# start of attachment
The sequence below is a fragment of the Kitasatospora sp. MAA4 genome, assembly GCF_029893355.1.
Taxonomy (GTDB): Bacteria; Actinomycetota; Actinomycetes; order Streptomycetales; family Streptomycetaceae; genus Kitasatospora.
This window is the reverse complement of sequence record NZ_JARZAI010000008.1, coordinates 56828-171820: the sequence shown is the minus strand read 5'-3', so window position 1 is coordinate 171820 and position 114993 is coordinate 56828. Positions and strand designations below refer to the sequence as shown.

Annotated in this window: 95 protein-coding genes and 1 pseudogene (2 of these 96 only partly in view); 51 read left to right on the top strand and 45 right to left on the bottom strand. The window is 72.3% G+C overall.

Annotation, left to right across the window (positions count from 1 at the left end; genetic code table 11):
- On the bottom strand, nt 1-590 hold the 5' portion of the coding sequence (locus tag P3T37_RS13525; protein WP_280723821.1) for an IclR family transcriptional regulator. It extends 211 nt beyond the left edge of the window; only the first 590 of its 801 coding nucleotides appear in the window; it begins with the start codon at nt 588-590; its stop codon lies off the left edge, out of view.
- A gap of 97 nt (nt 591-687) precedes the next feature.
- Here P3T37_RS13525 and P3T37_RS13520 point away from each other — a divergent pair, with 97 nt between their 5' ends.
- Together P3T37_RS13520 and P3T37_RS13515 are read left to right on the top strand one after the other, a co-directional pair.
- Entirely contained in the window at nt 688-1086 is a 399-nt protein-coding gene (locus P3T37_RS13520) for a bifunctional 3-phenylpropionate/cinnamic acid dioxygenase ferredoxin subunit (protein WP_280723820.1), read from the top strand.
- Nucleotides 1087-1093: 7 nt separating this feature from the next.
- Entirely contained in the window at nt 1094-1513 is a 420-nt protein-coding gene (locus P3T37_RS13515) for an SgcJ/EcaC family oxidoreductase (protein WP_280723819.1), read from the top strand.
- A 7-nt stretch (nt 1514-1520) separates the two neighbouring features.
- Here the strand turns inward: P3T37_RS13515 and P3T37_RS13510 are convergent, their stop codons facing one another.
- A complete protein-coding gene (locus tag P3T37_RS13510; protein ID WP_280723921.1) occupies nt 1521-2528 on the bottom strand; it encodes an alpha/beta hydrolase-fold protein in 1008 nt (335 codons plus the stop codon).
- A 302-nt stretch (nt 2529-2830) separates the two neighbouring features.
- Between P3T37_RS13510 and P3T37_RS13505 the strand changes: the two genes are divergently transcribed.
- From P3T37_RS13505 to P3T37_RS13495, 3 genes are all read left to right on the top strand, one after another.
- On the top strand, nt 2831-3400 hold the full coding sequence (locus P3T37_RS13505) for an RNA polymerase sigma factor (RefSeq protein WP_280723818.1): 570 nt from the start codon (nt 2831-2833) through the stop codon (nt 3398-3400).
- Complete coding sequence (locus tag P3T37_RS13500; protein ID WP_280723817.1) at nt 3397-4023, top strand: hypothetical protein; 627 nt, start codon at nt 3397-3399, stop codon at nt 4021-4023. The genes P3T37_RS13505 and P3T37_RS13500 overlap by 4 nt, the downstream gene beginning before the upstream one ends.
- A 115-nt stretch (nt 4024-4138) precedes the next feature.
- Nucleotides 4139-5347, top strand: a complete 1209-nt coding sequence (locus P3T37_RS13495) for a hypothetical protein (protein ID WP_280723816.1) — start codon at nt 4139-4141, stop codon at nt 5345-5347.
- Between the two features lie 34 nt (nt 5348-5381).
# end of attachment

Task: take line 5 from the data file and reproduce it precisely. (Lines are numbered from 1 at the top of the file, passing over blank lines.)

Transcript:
Annotation, left to right across the window (positions count from 1 at the left end; genetic code table 11):